Category: Infrastructure

New Glisan Sidewalk Removes On-Site Parking

Update The sidewalk reconstruction is now complete, with cars parked along the new curb. The work fulfills a Portland mandated change, explains Alex Ianos, the property owner. “The city wanted me to close the driveway due to the safety of people backing up into Glisan.” 

City staff did not require the parking lot’s removal during last year’s renovations. However, recent tenant improvements for the upcoming Isamini Bar allowed Portland to apply new parking design standards at the site. “A bar is opening in the small space close to the pool hall, and that permit triggered the sidewalk work,” said Ianos.

Completed sidewalk

Original article published November 19th, 2021

This week, crews reconstructed a section of sidewalk at 7909 NE Glisan Street. The building’s new owner redeveloped the property in 2020, replacing much of the sidewalk on the corner and creating extended curbs for shorter street crossings. The new mid-block pedestrian space removes a curb cut for onsite parking and adds two additional street tree cutouts, reconnecting the block’s tree line.

This redesigned sidewalk will abandon the current four-car parking lot in front of the single-story portion of the building. However, at least three more curbside parking spaces are now available for public parking on the block. The former parking slab may become outdoor seating for a future tenant or become a shared outdoor space for the building.

The nose-in parking used at this site can be hazardous for drivers and pedestrians. It creates a long section of sidewalk where cars could cross with reduced visibility. Additionally, cars have to back out into heavy traffic on NE Glisan when leaving. This sidewalk reconstruction will bring more trees to NE Glisan and should deliver enhanced safety. Look for a better walking experience at this location soon.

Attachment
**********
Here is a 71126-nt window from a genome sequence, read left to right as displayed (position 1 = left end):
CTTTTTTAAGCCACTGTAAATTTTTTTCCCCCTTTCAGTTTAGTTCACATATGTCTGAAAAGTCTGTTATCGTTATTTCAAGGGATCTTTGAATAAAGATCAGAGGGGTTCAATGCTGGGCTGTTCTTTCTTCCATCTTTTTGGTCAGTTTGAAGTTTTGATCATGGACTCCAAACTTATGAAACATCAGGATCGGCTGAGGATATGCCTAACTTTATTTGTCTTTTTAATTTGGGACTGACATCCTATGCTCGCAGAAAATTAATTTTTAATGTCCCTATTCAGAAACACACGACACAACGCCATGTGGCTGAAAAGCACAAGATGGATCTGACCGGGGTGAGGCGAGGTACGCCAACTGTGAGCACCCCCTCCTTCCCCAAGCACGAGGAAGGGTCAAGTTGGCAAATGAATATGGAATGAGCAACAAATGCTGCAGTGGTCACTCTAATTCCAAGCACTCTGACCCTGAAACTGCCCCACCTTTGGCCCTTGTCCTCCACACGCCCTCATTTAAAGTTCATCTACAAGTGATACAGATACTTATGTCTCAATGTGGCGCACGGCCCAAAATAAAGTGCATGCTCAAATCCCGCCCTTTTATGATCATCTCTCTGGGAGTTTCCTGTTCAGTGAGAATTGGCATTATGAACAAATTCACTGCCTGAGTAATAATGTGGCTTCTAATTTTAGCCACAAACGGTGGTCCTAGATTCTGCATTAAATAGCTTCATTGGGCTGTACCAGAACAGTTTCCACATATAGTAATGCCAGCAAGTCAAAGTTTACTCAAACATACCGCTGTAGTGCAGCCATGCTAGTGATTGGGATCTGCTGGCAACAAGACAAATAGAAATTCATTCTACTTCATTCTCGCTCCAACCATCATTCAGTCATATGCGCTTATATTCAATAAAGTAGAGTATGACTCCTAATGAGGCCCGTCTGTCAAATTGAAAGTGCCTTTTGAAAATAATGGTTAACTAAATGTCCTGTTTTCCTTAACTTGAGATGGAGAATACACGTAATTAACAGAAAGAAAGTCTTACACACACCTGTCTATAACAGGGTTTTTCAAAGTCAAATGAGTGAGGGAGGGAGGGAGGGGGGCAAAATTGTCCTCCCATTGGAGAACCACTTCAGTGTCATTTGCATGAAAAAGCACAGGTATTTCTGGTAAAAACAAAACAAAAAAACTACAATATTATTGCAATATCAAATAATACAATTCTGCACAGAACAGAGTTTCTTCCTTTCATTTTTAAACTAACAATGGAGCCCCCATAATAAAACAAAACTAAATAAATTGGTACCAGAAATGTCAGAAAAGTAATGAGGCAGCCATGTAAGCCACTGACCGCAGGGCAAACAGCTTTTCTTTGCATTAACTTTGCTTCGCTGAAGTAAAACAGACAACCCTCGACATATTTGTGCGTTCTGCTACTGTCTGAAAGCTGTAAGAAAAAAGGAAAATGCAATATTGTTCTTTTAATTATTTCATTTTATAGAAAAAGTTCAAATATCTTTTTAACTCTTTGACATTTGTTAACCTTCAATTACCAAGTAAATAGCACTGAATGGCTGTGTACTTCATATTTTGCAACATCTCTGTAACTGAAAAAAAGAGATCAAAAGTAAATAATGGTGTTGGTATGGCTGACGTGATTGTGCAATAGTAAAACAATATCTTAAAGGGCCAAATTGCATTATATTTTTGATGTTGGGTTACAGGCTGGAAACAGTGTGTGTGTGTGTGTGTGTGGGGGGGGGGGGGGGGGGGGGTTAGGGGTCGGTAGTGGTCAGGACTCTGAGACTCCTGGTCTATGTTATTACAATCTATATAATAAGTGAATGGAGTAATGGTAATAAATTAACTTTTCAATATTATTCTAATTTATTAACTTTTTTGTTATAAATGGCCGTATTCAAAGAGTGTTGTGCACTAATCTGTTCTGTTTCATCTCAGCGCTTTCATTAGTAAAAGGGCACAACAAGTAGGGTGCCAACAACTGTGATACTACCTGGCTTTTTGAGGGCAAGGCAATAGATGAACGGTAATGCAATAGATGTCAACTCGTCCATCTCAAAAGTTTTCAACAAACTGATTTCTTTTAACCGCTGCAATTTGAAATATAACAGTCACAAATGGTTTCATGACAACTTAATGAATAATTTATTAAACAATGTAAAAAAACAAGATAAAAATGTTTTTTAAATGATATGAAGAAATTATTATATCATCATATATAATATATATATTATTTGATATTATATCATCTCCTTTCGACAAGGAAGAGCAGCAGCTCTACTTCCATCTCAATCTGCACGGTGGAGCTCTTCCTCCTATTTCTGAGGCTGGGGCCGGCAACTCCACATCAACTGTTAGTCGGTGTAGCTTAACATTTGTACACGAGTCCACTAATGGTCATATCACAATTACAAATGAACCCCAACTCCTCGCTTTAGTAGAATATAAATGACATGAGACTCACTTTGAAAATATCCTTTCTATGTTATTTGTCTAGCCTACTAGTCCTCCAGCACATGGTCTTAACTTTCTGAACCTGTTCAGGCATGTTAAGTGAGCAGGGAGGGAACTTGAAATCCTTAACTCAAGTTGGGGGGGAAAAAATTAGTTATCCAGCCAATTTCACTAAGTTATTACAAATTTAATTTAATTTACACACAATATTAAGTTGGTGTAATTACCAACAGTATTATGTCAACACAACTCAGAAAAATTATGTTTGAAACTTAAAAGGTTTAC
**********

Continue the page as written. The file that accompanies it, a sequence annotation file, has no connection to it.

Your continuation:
Concrete forms establishing three street tree cut outs

Glisan’s New Approach to Outdoor Seating

This month, Blank Slate Bar created unique outdoor seating on NE Glisan. Unlike other covered dining spaces constructed in curbside parking spaces, this open-walled shelter spans the entire width of the sidewalk, covering the whole pedestrian space. Its design is in response to concerns around customer seating adjacent to heavy traffic.

Over the last 18 months, bars and restaurants have relied on outdoor seating to serve customers safely during the pandemic. The Portland Bureau of Transportation (PBOT) expanded those spaces through special free permits, accommodating a variety of seating configurations for the service industry. Most businesses in Montavilla chose to create Parking Plazas to serve guests. That style of outdoor seating converts space previously used for curbside parking into expanded sidewalk seating while maintaining adequate space for pedestrians. As the need for outdoor seating persisted, more substantial wood structures replaced temporary configurations. Most gained covered roofs and sidewalls.

This image and cover image by Weston Ruter

Regardless of the structure’s build quality, Parking Plazas have customers seated next to moving traffic with only a thin wood divider protecting people from passing vehicles. On slower streets, that is less of an issue. However, seating placed on SE Stark Street can feel dangerously close to fast-moving trucks and cars.

Compared to Stark Street, NE Glisan traffic is more hazardous. That reality caused Kierre Van De Veere, the Blank Slate Bark’s owner, to consider design alternatives for their outdoor seating. “We chose not to do parking space seating due to the busy nature of Glisan. So we worked with PBOT and our design team to come up with this option.” In this configuration, customers on Glisan have a parking lane buffer between vehicles and the tables.

Blank Slate Bar’s covered seating area features a transparent corrugated shed roof that extends from the front of the building to the curb and runs the entire width of the bar’s shopfront. The arrangement allows for two-person seating against the windows and larger group seating close to the curb. Pedestrians can walk through the center area in an arcade-style passageway between the tables.